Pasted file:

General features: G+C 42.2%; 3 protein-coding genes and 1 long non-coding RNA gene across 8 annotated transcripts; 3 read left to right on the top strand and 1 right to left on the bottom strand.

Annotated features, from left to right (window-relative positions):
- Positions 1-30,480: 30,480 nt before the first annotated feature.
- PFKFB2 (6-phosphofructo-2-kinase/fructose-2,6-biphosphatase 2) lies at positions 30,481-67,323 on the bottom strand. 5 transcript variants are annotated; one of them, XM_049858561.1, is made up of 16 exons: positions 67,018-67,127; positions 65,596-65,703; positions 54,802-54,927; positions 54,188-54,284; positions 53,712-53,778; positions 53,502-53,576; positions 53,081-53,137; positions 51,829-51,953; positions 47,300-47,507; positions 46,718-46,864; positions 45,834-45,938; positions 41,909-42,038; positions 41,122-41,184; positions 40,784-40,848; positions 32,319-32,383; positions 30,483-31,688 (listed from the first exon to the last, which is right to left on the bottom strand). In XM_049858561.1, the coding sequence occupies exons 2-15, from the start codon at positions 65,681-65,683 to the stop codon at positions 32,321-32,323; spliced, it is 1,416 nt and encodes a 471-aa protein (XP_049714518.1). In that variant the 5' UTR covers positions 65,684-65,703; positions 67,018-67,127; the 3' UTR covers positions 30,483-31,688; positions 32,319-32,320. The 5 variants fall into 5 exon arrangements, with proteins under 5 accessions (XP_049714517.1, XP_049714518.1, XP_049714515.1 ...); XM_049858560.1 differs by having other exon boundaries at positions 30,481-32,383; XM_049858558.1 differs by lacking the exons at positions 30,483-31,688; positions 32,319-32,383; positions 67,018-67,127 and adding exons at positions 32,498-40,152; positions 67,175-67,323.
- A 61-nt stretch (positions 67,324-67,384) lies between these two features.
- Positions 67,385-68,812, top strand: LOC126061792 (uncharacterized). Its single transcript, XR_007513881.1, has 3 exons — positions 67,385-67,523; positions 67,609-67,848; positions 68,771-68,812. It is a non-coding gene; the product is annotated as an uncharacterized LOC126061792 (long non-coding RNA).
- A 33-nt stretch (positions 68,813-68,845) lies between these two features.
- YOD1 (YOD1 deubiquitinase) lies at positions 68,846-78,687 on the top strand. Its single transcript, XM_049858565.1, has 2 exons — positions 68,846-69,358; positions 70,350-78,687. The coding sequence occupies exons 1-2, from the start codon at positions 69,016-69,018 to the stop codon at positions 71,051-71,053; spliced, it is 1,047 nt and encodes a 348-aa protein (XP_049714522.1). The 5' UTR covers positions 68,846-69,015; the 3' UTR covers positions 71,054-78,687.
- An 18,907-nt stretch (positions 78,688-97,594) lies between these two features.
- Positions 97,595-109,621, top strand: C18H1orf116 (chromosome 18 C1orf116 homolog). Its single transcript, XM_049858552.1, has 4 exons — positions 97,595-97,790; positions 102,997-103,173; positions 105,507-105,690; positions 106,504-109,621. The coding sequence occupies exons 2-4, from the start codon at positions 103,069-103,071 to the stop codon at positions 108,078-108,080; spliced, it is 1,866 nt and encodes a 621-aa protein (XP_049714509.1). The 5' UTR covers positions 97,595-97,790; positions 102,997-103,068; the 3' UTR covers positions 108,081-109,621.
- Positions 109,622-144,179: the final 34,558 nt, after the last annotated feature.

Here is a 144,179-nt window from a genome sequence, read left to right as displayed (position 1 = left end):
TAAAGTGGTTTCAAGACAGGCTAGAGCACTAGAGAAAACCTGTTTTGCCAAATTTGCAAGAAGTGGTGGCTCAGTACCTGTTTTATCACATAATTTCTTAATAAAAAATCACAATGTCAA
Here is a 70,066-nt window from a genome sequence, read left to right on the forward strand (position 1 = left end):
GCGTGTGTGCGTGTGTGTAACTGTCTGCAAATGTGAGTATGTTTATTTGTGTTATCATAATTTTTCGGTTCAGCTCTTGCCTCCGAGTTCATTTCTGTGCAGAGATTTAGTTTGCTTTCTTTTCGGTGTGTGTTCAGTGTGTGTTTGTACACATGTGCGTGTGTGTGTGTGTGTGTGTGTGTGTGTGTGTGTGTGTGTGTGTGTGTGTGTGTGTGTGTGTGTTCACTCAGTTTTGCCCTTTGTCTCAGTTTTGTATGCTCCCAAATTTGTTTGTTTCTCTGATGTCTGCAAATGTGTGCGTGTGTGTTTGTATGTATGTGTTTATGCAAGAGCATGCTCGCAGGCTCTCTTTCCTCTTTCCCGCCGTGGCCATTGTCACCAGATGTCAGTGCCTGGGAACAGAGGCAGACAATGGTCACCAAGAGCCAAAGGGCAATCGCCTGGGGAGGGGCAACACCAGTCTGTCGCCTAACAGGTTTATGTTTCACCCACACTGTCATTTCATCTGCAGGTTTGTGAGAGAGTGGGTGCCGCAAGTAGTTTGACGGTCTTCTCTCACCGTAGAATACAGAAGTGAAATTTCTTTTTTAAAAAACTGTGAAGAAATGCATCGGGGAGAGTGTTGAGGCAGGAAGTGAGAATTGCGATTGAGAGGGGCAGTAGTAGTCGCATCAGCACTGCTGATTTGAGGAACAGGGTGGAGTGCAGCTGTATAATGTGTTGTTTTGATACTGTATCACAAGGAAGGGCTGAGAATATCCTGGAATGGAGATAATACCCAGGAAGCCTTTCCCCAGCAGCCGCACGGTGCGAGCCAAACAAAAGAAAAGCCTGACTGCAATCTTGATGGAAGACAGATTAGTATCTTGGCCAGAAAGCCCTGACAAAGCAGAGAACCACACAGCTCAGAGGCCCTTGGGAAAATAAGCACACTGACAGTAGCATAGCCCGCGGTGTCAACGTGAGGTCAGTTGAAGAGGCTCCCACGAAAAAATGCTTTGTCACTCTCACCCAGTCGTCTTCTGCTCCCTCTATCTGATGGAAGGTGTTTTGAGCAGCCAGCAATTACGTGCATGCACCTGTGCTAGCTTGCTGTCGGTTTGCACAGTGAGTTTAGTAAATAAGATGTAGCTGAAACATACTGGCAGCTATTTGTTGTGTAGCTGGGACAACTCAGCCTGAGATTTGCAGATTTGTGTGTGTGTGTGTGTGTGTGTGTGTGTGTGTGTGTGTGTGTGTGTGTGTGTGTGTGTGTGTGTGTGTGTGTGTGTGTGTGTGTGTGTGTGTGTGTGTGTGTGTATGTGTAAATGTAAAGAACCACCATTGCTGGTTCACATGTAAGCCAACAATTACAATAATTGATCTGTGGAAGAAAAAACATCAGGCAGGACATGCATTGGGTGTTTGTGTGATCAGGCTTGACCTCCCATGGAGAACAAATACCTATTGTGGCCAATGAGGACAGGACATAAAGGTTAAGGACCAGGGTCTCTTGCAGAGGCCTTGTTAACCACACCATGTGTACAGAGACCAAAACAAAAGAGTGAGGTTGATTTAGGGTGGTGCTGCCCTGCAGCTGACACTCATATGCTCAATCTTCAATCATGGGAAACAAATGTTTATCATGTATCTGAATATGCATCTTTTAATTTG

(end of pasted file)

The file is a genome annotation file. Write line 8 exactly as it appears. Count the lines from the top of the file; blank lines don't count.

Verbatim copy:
- YOD1 (YOD1 deubiquitinase) lies at positions 68,846-78,687 on the top strand. Its single transcript, XM_049858565.1, has 2 exons — positions 68,846-69,358; positions 70,350-78,687. The coding sequence occupies exons 1-2, from the start codon at positions 69,016-69,018 to the stop codon at positions 71,051-71,053; spliced, it is 1,047 nt and encodes a 348-aa protein (XP_049714522.1). The 5' UTR covers positions 68,846-69,015; the 3' UTR covers positions 71,054-78,687.